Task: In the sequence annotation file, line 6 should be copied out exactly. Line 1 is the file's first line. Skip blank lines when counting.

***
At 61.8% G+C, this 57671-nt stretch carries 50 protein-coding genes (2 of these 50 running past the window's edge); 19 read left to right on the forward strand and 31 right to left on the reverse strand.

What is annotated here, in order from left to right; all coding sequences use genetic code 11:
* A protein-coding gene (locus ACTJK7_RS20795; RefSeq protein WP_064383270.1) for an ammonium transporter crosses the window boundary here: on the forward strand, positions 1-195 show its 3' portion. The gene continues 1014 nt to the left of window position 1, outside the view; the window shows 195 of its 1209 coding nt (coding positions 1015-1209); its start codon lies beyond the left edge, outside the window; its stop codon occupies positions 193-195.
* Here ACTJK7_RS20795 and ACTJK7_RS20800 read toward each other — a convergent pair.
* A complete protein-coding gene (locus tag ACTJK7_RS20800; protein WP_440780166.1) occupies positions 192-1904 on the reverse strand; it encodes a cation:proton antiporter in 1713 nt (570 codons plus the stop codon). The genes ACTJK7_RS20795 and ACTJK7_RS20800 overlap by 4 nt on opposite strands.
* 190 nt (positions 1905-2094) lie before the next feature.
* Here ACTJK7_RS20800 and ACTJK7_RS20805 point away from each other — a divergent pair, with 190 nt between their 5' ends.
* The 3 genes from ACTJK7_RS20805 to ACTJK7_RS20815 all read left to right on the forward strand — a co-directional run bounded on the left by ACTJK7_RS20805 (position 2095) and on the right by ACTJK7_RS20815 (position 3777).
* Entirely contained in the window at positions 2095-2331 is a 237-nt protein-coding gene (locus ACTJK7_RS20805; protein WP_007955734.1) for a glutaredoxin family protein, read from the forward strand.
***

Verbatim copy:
* 190 nt (positions 1905-2094) lie before the next feature.